Industry And Cluster | News & Insights

Apparel Adopts Modern Technology To Become More Environmental Friendly

Published: May 10, 2021
Author: Manali bhanushali

The majority of large spinning, dyeing, washing, and weaving mills have implemented new heat recovery technologies to recycle waste heat energy from gas burners installed to run the factories.

Gas heat recovery has become the name of the game in the textile and garment industry for sustainability and a green revolution to save the world and the next generation while remaining competitive in the market.

Previously, the burner exhausts used to be released in the air but now the millers capture it to boil water and run air conditioning and other purposes for which they can save both energy and money.

The waste heat recovery system offers textile industries an economic and green solution to save valuable energy.

The system extracts and reuses waste energy from industrial processes instead of dissipating it into the environment, according to the Partnership for Cleaner Textile (PaCT), a programme led by International Finance Corporation (IFC).

Launched in 2013, the PaCT focuses on reducing the environmental impact and resource consumption of Bangladesh’s textile sector.

The PaCT said more than 338 factories are using the waste heat recovery systems and gas consumption has annually reduced by 1.26 per cent to 12,74,983 cubic metres from 12,91,122 cubic metres.

Industry operators said the recovered heat can be used for onsite power and steam generation and preheat combustion air.

“By using exhaust gas boilers, we have reduced natural gas consumption and increased engine’s overall performance and annual savings of $1.04 million,” said MA Jabbar, managing director of DBL Group, a leading textile and garment group.

The DBL’s 90 MW natural gas engine’s current efficiency is 56 per cent and it is working on the heat recovery to increase it to 61 per cent.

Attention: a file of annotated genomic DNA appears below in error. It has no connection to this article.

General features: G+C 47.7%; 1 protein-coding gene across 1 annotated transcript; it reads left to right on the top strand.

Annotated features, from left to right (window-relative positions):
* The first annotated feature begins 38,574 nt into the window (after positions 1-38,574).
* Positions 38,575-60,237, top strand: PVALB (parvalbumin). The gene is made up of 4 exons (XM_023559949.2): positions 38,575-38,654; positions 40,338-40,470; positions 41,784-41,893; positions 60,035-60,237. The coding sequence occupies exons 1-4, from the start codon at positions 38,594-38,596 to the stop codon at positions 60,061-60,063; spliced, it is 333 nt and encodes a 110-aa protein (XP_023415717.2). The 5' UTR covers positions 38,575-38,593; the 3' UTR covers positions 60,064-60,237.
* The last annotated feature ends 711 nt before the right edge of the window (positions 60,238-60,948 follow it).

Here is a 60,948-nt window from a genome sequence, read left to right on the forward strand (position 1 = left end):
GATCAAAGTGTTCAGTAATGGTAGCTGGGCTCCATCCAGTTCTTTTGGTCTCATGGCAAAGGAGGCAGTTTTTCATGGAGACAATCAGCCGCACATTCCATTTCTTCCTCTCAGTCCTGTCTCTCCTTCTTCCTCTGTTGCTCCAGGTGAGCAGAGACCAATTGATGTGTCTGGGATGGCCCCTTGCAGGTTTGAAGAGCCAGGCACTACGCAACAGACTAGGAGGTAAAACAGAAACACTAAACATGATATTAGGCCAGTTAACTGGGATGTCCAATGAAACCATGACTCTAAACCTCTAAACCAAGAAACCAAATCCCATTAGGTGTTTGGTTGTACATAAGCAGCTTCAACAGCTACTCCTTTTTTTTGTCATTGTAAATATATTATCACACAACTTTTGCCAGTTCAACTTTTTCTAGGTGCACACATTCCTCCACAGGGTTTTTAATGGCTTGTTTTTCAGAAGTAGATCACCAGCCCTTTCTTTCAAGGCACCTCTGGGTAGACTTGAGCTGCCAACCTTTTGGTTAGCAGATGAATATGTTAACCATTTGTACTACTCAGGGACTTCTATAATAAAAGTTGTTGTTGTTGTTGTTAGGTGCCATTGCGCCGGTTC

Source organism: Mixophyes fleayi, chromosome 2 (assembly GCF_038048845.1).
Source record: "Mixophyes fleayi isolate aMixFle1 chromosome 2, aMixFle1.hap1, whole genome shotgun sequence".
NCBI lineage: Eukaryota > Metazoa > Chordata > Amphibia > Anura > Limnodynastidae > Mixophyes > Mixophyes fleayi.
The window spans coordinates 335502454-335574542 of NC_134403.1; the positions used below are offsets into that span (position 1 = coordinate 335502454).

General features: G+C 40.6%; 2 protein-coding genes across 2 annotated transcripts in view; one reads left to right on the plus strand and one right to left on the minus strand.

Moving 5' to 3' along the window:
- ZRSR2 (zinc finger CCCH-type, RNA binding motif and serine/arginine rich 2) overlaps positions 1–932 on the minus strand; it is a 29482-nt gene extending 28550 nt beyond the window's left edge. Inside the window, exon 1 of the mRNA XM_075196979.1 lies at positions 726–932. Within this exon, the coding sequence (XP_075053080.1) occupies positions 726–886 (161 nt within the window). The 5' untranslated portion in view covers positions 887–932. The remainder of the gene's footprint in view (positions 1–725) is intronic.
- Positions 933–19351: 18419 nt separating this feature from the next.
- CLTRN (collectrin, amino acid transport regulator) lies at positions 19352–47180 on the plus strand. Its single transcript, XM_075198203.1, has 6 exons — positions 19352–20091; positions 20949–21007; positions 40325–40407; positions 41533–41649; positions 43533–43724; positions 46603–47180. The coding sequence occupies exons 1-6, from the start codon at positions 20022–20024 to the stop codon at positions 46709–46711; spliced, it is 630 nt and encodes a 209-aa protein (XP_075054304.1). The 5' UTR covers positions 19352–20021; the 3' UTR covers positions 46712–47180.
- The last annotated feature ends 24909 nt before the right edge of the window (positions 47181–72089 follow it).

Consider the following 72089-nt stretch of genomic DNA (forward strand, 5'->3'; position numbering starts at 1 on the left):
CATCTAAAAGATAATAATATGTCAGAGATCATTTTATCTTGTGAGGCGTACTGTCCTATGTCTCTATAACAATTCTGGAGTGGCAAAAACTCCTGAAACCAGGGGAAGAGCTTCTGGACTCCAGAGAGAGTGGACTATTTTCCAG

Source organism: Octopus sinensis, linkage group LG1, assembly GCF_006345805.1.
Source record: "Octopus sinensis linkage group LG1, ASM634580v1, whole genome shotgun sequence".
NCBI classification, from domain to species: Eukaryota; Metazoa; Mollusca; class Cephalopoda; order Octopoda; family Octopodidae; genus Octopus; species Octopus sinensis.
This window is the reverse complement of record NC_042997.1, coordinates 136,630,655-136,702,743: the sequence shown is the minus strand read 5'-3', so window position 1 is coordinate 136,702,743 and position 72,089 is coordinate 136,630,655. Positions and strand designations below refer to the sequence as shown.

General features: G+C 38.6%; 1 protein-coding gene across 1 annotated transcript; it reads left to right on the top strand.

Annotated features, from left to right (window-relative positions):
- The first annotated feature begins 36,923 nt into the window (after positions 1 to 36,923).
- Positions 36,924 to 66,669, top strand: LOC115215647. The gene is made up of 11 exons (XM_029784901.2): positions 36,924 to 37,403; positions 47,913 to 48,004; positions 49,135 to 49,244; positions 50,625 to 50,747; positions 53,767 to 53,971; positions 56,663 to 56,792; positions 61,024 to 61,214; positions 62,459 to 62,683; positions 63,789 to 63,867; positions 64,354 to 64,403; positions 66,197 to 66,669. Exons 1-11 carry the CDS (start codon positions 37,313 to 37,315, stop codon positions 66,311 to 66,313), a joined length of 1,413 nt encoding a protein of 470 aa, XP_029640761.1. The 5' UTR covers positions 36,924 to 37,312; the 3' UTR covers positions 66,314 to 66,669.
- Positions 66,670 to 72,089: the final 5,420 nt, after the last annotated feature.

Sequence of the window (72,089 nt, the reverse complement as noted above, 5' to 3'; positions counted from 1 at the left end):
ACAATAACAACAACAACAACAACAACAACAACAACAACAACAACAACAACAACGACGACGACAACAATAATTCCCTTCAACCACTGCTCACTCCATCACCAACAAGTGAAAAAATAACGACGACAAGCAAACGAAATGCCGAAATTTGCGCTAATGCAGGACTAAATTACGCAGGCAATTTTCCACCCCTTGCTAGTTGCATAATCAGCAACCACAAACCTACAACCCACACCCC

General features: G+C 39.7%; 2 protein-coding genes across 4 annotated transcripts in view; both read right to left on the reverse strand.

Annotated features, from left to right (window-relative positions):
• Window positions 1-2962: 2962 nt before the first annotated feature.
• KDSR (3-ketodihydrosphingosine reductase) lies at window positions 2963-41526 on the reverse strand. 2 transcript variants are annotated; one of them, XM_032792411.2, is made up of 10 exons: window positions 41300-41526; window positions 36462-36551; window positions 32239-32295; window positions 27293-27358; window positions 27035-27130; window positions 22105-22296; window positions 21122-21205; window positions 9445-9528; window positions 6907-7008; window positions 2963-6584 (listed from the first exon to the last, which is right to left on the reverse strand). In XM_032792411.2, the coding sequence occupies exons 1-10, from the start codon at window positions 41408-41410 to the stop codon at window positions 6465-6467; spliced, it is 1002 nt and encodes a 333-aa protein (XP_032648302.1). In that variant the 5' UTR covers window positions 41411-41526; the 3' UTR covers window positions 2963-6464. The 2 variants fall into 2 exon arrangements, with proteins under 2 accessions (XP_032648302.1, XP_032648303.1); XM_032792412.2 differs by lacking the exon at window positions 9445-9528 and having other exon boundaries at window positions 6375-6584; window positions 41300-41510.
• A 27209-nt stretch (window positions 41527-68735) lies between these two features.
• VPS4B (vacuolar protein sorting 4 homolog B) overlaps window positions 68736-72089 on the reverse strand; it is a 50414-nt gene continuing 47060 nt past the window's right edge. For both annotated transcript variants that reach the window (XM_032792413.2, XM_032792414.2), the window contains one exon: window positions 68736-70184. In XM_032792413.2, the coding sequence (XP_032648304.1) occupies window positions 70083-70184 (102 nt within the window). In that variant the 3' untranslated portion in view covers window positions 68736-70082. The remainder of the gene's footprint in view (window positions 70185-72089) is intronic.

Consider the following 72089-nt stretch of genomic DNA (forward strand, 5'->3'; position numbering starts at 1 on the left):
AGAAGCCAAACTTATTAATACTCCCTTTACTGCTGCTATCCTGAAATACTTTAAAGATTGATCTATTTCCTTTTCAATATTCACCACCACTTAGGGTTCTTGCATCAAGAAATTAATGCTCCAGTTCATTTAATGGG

“I regularly review our energy efficiency level every month for further improvement to save the environment and also continuation of production,” said Jabbar, adding that he plans on solar energy accounting for 10 per cent of the group’s power consumption by 2025.

One of the processes involve converting the exhaust fuel into steam which is fed into a turbine to produce electricity, said A Matin Chowdhury, managing director of Malek Spinning Mills.

However, these steam turbines can only convert 35 per cent of the steam into electricity, he said.

Wherever the industry uses captive power units, steam can be additionally generated for various other uses, such as for chillers, dyeing and availing hot water, which would have otherwise required consuming additional gas, he said.

The overall gas consumption in such industries attains efficiencies of 81 per cent to 86 per cent. Where combined cycle power plants are run, the efficiency is higher, at 47 per cent to 52 per cent, Chowdhuy said.

Chowdhury said he has been making savings capturing waste heat energy from gas usage in his three units including Knit Asia, Salek Textile and JM Fabrics at Shafipur in Gazipur.

He produces 50 tonnes of fabrics a day to produce garment items at Knit Asia.

Md Anarul Islam Sarker, deputy general manager for utility and maintenance at Fakir Apparels, operates four natural gas-fired generators to run facilities.

The generators generate huge amounts of high-temperature exhaust gases, which are used to power boilers and produce steam for fabric ironing, dyeing, and finishing units.

The company’s electricity and boiler fuel demands have been lowered by 27,456 kWh/year and 2,595,840 m3/year, respectively, thanks to the waste heat recovery system.

the factory saves $208,615 per year thanks to waste heat recovery, which cost $177,000 to implement, Sarker said.

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